Their arms, their kings, their gods were roll'd
As oft have issued, host impelling host,
The blue-eyed myriads from the Baltic coast.
V. 50. So Thomson. Liberty, iv. 803:
"Hence many a people, fierce with freedom, rush'd
From the rude iron regions of the North
To Libyan deserts, swarm protruding swarm."
And Winter, 840:
"Drove martial horde on horde, with dreadful sweep
Resistless rushing o'er the enfeebled South."
V. 51. So Pope. Dunciad, iii. 89:
"The North by myriads pours her mighty sons."
tempestas." Pope. Hom. Od. 5, 303, "And next a wedge to drive with sweepy sway." See note on Bard, v. 75.
The prostrate south to the destroyer yields
Her boasted titles, and her golden fields:
With grim delight the brood of winter view
A brighter day, and heav'ns of azure hue;
Scent the new fragrance of the breathing rose,
And quaff the pendent vintage as it grows.
Proud of the yoke, and pliant to the rod,
Why yet does Asia dread a monarch's nod,
While European freedom still withstands
Th' encroaching tide that drowns her lessening
Var. V. 55. Heav'ns] Skies. MS.
V. 56. Scent] Catch. MS.
And sees far off, with an indignant groan,
Her native plains, and empires once her own?
Can opener skies and suns of fiercer flame
O'erpower the fire that animates our frame;
As lamps, that shed at eve a cheerful ray,
Fade and expire beneath the eye of day?
Need we the influence of the northern star
To string our nerves and steel our hearts to war?
And, where the face of nature laughs around, 70
Must sick'ning virtue fly the tainted ground?
V. 54. "Mirantur nemora et rorantes Sole racemos. tius. v. Plin. Nat. H. 1. xiii. c. ii. 1.
"The fair complexion of the blue-eyed warriors of Germany formed a singular contrast with the swarthy or olive hue, which is derived from the neighbourhood of the torrid zone." Gibbon. Rom. Hist. iii. 337. Ausonius gives them this distinguished feature: "Oculos cœrula, flava comas," De Bissula. 17. p. 341. ed. Tollii. "Carula quis stupuit Germani lumina," Juv. Sat. xiii. 164.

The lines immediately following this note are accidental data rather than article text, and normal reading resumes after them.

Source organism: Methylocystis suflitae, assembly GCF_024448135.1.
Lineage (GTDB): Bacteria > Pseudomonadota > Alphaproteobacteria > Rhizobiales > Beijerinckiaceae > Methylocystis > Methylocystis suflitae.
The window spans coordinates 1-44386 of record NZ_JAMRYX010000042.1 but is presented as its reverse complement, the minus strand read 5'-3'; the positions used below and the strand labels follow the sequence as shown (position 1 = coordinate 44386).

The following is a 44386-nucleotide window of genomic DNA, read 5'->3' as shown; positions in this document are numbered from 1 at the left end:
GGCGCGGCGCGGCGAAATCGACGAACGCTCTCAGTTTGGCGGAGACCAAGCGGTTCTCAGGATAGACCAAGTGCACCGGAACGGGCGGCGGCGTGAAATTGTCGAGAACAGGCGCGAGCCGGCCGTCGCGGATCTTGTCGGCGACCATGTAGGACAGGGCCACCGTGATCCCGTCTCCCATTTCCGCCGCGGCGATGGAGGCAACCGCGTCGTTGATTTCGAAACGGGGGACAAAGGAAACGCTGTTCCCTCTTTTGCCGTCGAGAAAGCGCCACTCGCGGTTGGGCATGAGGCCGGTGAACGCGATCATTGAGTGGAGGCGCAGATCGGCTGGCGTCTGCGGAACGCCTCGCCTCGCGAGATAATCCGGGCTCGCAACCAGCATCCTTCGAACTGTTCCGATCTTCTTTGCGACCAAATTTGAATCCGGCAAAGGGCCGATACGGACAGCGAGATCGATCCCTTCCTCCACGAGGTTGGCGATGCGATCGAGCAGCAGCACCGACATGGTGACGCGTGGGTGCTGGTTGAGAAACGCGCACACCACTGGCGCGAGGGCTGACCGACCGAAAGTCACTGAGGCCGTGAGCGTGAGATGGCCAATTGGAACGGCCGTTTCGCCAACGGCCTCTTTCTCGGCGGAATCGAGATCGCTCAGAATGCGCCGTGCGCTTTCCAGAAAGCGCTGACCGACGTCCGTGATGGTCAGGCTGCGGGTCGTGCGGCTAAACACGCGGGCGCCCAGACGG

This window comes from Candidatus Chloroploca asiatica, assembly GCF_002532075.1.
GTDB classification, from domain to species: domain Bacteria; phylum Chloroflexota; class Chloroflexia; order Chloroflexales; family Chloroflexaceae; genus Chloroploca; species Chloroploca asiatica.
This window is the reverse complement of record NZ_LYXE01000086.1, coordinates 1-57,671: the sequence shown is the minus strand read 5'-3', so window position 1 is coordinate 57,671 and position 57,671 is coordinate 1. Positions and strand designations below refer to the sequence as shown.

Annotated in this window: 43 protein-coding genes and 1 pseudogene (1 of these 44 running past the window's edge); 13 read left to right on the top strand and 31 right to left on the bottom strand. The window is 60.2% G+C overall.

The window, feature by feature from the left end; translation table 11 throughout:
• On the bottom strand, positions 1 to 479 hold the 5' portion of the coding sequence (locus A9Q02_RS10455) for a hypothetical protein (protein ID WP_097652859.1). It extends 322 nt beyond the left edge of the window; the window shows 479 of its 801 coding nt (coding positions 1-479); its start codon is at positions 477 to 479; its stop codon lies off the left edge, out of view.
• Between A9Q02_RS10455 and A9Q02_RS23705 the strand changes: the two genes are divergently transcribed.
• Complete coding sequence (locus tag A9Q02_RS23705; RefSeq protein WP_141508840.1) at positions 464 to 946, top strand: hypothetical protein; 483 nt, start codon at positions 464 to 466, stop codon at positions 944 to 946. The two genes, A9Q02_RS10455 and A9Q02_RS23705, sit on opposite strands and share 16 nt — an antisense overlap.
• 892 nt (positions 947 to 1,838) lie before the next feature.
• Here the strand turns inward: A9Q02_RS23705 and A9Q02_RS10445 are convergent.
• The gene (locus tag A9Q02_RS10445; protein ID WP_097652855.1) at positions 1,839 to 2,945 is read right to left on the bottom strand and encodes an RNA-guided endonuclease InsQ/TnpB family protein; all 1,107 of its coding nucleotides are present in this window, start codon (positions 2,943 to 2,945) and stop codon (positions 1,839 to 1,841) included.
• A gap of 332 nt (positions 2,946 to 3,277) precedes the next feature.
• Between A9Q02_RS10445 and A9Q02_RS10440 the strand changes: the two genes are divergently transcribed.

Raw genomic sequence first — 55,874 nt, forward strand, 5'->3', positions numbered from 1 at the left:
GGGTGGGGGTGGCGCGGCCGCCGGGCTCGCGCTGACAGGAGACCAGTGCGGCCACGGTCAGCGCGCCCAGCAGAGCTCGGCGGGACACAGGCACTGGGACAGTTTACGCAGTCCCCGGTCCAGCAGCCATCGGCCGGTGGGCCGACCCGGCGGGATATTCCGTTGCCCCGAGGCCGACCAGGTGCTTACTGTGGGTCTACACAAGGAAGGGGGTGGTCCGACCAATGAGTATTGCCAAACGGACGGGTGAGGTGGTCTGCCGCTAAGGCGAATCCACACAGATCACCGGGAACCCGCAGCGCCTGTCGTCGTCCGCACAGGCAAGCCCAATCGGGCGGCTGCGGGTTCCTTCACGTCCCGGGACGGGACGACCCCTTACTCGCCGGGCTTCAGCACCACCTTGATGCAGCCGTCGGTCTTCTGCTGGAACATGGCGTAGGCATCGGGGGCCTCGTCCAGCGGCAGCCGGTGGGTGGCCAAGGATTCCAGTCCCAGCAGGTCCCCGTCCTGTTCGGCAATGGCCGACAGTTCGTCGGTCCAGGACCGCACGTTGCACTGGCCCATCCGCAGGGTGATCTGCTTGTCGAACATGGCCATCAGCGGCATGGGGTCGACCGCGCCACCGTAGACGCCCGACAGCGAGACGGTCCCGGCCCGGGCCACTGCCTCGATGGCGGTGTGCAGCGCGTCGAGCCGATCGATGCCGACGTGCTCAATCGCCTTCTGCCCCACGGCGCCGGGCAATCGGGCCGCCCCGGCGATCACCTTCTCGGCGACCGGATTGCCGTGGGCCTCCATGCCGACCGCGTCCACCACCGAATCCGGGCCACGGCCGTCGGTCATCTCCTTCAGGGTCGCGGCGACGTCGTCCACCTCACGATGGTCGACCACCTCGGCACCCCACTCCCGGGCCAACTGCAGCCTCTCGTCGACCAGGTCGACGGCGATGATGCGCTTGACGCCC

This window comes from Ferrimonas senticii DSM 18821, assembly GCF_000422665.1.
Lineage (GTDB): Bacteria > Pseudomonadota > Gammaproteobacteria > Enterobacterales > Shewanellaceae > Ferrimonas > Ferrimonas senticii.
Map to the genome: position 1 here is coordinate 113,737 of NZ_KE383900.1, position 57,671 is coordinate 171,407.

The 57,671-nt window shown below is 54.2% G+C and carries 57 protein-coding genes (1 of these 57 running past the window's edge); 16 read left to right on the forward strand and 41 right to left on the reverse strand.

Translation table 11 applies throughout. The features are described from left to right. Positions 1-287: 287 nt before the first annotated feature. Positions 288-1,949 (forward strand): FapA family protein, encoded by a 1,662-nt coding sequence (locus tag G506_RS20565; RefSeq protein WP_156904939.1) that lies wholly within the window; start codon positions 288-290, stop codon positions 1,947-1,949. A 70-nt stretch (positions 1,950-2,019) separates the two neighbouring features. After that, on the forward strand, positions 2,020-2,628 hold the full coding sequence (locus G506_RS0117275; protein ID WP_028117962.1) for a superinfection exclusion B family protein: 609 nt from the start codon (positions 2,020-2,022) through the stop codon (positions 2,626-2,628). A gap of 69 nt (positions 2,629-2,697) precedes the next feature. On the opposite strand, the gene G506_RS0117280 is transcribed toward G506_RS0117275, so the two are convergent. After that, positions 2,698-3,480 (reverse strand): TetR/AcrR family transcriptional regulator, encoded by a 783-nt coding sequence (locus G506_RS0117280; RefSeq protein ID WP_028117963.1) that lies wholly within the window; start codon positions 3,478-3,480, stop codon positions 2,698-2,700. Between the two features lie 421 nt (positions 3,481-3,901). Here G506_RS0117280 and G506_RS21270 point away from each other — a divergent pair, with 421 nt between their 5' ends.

V. 56. Milton. Arcades. 32, "And ye, ye breathing roses of the wood."
Unmanly thought! what seasons can control, What fancied zone can circumscribe the soul, Who, conscious of the source from whence she springs,
By reason's light, on resolution's wings,
Spite of her frail companion, dauntless goes
O'er Libya's deserts and through Zembla's snows?
She bids each slumb'ring energy awake,
Another touch, another temper take,
Suspends th' inferior laws that rule our clay: 80
The stubborn elements confess her sway;
Their little wants, their low desires, refine,
And raise the mortal to a height divine.
Not but the human fabric from the birth
Imbibes a flavour of its parent earth:
As various tracts enforce a various toil,
The manners speak the idiom of their soil.
An iron-race the mountain-cliffs maintain,
Foes to the gentler genius of the plain:
For where unwearied sinews must be found
With side-long plough to quell the flinty ground,
To turn the torrent's swift-descending flood,
V. 66. And as these mighty tapers disappear,
V. 91. "And side-long lays the glebe."
V. 57. Claudian, in his poem De Bello Getico, ver. 504, makes the Gothic warriors mention the vines of Italy: "Quid palmitis uber Etrusci," &c. "Et dulces rapuit de collibus uvas," Statii Silv. ii.; and "Carpite de plenis pendentes vitibus uvas," Ovid. Am. i. x. 55. "Pendet vindemia," Virg. Georg. ii. 89.
When day's bright lord ascends our hemisphere."
Dryd. Rel. Laici. Rogers.